Coconut oil enhances the absorption of other topical treatments, such as Vitamin E and curcumin [29, 30].

6) Hair Health

In preliminary research, coconut oil was shown to be more effective at reducing hair damage than mineral or sunflower oil. It reduced protein loss for both undamaged and damaged hair. These benefits may be due to the high lauric acid content [31].

It may be such an effective hair treatment because, unlike mineral oil, it actually penetrates the shaft of the hair [31].

A spray containing coconut was a more effective method for killing head lice than conventional treatments in 100 study subjects [32].

7) Oral Health

Coconut oil, when used as a mouthwash (oil pulling), reduces the amount of plaque-forming bacteria in the mouth, with the effects comparable to those of chlorhexidine [33].

In a similar study, 60 individuals aged 16-18 years with gum inflammation were instructed to do oil pulling with coconut oil for 30 days. At the end of the study, both inflammation and plaque markers were significantly decreased [34].

8) Wellbeing

In one trial, 60 women undergoing chemotherapy for breast cancer consumed 20ml of coconut oil per day. This resulted in better quality of life, fatigue, sleep, loss of appetite, sexual function and body image [35].

Effects on Heart Health

For decades, coconut oil was demonized for its high saturated fat content. However, there is no concrete link between the consumption of saturated fat and heart disease [36, 37].

A natural experiment that helps prove coconut oil’s safety has been taking place in many tropical countries for decades: Many Polynesian populations consume high percentages of calories from coconut oil (up to 60%), and yet have low levels of heart disease [38].

Virgin coconut oil stabilizes blood pressure and improves blood vessel function in rats fed a diet high in oxidized palm oil [39].

Current evidence supports the idea that the diseased heart is energy deficient. Coconut oil, with its rich source of ketogenic MCTs, might offer an important alternative fuel source for the heart [40].

On the other hand, there’s solid evidence to suggest that partly replacing saturated fat with polyunsaturated fatty acid significantly reduces the risk of heart disease [41].

Blood Lipids

According to preliminary research, coconut oil may increase HDL (good cholesterol) more than safflower and other vegetable oils [42, 8].

In humans, a diet rich in coconut oil raised HDL but also total and LDL cholesterol more than the beef fat and safflower oil; it caused less of an increase in triglycerides than a diet rich in beef fat [43].

After 40 days on a diet rich in coconut oil, rats showed improved lipid profiles. This included: reduced total cholesterol, triglycerides, phospholipids, LDL, and VLDL cholesterol levels and increased HDL cholesterol. The authors suggested these changes might be due to the polyphenol content of coconut oil [44].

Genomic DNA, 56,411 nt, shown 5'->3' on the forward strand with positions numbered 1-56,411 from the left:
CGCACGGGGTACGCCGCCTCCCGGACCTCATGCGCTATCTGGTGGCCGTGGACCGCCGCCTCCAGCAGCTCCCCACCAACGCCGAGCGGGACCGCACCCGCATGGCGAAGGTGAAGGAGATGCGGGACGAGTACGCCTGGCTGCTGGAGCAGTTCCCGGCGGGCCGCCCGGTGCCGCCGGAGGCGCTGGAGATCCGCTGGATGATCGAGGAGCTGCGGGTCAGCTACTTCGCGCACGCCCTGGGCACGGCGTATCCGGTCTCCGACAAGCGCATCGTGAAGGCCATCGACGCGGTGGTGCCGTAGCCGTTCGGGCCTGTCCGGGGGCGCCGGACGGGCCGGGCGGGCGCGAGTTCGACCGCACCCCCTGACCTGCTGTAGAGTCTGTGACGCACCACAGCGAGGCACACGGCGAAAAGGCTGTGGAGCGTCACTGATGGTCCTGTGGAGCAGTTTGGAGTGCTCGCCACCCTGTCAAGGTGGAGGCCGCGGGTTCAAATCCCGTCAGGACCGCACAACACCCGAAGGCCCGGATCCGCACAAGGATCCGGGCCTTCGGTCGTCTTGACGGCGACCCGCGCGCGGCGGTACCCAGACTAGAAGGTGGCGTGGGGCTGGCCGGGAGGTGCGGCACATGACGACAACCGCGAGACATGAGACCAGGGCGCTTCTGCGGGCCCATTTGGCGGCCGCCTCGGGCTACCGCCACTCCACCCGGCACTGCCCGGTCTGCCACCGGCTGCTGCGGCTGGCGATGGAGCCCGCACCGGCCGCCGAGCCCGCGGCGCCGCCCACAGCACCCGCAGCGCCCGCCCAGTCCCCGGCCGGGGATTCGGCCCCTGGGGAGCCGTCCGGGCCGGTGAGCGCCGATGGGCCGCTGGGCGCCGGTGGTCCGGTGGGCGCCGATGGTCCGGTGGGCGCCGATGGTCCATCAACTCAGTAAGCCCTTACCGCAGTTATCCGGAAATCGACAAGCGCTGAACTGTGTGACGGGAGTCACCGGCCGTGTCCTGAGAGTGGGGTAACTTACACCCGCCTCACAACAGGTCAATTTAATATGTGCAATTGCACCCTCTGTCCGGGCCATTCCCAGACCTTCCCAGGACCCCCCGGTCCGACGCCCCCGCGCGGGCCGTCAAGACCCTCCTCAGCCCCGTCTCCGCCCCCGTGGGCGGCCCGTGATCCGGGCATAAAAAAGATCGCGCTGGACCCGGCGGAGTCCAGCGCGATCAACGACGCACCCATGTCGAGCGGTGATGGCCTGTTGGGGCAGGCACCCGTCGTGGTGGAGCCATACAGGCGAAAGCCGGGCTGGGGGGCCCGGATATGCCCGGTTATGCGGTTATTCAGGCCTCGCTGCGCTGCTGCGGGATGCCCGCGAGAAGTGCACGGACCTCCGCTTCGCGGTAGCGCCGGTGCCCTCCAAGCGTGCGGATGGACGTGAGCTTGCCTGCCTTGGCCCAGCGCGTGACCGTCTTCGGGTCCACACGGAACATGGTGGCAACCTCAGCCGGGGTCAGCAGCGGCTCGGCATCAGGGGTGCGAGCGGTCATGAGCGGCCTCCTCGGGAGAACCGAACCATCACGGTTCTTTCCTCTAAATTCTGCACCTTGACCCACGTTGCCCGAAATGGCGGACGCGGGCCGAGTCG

Rats fed a diet rich in virgin coconut oil had significantly lowered levels of total cholesterol, LDL & VLDL cholesterol, Apo-B, and triglycerides, compared to rats fed copra oil, olive oil and sunflower oil [45].

A diet high in coconut milk was also able to decrease LDL and increase HDL in animal studies [46, 47].

Further research will hopefully clear out the effects of different fat types and sources on heart health. At this point, there’s no solid evidence that coconut oil in moderate amounts contributes to heart disease. It may even be more beneficial than other types of saturated fat.

Animal and Cellular Research (Lacking Evidence)

The following health effects have been observed in animal and cell-based studied only; they should not be interpreted as supportive of actual health benefits in humans until more research is done.

Blood Sugar Control

Coconut oil-rich diet prevented the negative impact of diabetes on blood lipids in mice [48].

After 21 days on a diet rich in virgin coconut oil, rats had reduced blood glucose levels [49].

MCTs, which are abundant in coconut oil, help maintain insulin sensitivity and blood glucose control, according to preclinical and clinical studies. Still, this doesn’t mean coconut oil would have the same effect in humans [50, 51].

Oxidative Stress

One study found that dietary virgin coconut oil improved the antioxidant status of rats more than three other oils. It increased glutathione (master antioxidant) levels, thus protecting against oxidative stress [52].

Joint and Bone Health

One study gave coconut oil polyphenols to arthritic rats. These rats showed reduced levels of CRP (an inflammatory marker) and white blood cells, and also reduced the expression of inflammatory genes such as COX-2, iNOS, TNF-α and IL-6 [53].

Oxidative stress and free radicals have been associated with the onset of osteoporosis (bone disease). Rats given virgin coconut oil show improved bone health. This is probably because of virgin coconut oil’s high antioxidant content [54].

Another study found that coconut oil prevented lipid peroxidation and increased the antioxidant enzymes in rats with osteoporosis [55].

About the Author

Aleksa Ristic

Aleksa Ristic

MS (Pharmacy)
Aleksa received his MS in Pharmacy from the University of Belgrade, his master thesis focusing on protein sources in plant-based diets.  
Aleksa is passionate about herbal pharmacy, nutrition, and functional medicine. He found a way to merge his two biggest passions—writing and health—and use them for noble purposes. His mission is to bridge the gap between science and everyday life, helping readers improve their health and feel better.